Director, producer, writer, and editor of films in multiple genres over a prolific 50-year career. Capra was best known for his sentimental, idealistic, “little guy” films and for promoting the Allied effort during World War II through a series of patriotic films.
Born in Sicily in 1897, Capra came to the United States in May 1903 and came to love his adopted country. He served in the U.S. Army in both World War I and World War II and was awarded both the Legion of Merit and the Distinguished Service Medal. He brought his patriotism to the silver screen during World War II with his Why We Fight series of U.S. Army films, in which he documented various battlefronts for audiences at home. The “Capra touch” brought optimism to the United States during troubled times.
Despite his service record and his reputation for making films about the American dream, Capra was graylisted during the McCarthy era. Because several people with whom he collaborated on films were known communists, some of his activities and charitable contributions were seen as questionable. As a result of his suspected communist ties, Capra had difficulty getting work at this time. While seeking work on the Defense Department’s top-secret Project VISTA during the Korean War, he was denied security clearance because of his disputed sympathies.
Deeply injured by accusations of disloyalty and striving to repair his reputation, Capra turned informant and gave the names of suspected communist sympathizers to the Army-Navy-Air Force Personnel Security Board and to the FBI. His guilt about informing on colleagues and acquaintances and the uncertain political climate in Hollywood at the time caused Capra to largely withdraw from movie making during the 1950s. His career never fully recovered.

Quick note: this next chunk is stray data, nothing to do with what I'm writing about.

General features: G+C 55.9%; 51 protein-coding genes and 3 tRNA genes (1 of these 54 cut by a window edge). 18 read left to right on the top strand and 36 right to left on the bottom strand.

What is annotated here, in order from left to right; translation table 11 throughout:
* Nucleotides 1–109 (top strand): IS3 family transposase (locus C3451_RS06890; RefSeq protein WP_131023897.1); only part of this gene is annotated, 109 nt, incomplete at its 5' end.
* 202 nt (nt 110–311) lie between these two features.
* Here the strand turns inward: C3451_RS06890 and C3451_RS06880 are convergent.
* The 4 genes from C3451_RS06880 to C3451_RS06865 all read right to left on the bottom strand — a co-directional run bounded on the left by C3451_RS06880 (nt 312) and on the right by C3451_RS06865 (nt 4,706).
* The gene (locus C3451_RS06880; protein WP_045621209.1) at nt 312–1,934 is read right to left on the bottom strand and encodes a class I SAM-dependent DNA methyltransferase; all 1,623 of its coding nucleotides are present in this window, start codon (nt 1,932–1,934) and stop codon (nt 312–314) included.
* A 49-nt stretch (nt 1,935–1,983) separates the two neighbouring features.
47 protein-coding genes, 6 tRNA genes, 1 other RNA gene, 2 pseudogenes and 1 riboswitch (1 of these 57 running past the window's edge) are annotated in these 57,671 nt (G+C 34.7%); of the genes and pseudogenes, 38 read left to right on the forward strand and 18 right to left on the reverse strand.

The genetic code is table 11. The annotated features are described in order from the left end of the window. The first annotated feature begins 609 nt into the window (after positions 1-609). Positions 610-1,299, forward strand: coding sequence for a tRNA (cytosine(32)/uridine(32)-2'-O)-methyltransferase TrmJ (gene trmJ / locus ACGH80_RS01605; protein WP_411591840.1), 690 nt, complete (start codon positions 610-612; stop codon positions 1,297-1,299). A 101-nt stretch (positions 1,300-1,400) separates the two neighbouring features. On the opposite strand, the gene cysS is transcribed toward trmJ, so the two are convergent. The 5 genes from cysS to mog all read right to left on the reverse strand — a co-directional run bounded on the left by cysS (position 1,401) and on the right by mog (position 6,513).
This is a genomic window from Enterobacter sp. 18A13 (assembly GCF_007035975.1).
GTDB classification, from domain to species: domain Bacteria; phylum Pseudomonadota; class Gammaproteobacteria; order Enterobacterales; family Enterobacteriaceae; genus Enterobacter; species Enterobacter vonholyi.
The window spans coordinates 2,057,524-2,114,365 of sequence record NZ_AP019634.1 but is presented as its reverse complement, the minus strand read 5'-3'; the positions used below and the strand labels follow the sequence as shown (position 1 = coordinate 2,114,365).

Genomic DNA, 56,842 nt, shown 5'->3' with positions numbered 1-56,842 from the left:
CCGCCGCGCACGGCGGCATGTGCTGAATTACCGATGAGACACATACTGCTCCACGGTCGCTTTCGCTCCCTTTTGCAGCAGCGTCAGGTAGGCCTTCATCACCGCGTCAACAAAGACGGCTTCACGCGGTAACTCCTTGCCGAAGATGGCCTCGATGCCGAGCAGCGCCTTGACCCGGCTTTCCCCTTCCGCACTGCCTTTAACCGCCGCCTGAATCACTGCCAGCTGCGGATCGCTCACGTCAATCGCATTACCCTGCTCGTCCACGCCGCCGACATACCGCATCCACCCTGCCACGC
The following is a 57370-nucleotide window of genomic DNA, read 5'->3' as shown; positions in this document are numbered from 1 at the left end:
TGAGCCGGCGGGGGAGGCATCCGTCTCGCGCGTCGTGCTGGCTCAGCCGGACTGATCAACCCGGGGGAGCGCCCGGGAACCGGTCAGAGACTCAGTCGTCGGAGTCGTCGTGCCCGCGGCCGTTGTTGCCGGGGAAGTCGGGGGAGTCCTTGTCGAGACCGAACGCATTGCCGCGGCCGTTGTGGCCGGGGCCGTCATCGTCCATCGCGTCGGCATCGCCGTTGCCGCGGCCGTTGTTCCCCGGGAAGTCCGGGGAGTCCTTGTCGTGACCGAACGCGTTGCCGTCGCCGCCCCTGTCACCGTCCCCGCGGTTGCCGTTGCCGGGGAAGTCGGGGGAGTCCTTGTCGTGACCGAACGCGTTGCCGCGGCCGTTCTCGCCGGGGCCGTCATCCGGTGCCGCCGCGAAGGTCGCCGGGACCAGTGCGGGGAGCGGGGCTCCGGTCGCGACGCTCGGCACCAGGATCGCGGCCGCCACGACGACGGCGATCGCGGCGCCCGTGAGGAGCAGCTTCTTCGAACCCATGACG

Though Capra was best known for his heartwarming, sentimental films—frequently featuring the triumph of the “little guy” (referred to by his critics as “Capra-corn”)—this was not the only type of movie he made. His early efforts included the Our Gang comedies (1924), tearjerkers, whodunits, and several films about subjects that were sensitive at the time, such as anti-Semitism. Later in his career, Capra produced educational and corporate documentaries. He also served as president of the Academy of Motion Picture Arts and Sciences from 1935 to 1940.
Many of Capra’s movies were nominated for and won Oscars. It Happened One Night (1934) was the first film to sweep the top five Oscar award categories: Capra won best director, and the film was also honored with awards for best picture, best actor, best actress, and best adaptation. He was named best director again in 1936 for Mr. Deeds Goes to Town and in 1938 for You Can’t Take It With You, which also won best picture. Some of Capra’s other enduring works include Mr. Smith Goes to Washington (1939), Arsenic and Old Lace (1944), and the Christmas classic It’s a Wonderful Life (1946).
Cinema and the Military; Communism; Communism and National Security; Propaganda
(1897–1991) Capra was an American feature filmmaker who successfully turned his hand to propaganda films during World War II. Born in Italy, he...
American, born in Palermo, Italy. Raised in California from the age of six, he studied chemical engineering, taught ballistics and eventually...
His best-known films include several popular sentimental comedies, notably It Happened One Night (1934), Arsenic and Old...